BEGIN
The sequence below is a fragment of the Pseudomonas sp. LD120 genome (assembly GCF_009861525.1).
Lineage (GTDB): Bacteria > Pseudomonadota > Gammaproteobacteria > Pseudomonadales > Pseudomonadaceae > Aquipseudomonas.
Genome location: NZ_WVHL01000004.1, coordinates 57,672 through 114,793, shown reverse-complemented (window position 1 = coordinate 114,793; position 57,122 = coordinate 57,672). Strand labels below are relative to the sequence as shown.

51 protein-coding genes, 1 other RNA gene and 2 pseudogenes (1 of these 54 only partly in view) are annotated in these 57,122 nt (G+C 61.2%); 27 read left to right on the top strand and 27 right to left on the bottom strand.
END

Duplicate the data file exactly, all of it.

The sequence below is a fragment of the Pseudomonas sp. LD120 genome (assembly GCF_009861525.1).
Lineage (GTDB): Bacteria > Pseudomonadota > Gammaproteobacteria > Pseudomonadales > Pseudomonadaceae > Aquipseudomonas.
Genome location: NZ_WVHL01000004.1, coordinates 57,672 through 114,793, shown reverse-complemented (window position 1 = coordinate 114,793; position 57,122 = coordinate 57,672). Strand labels below are relative to the sequence as shown.

51 protein-coding genes, 1 other RNA gene and 2 pseudogenes (1 of these 54 only partly in view) are annotated in these 57,122 nt (G+C 61.2%); 27 read left to right on the top strand and 27 right to left on the bottom strand.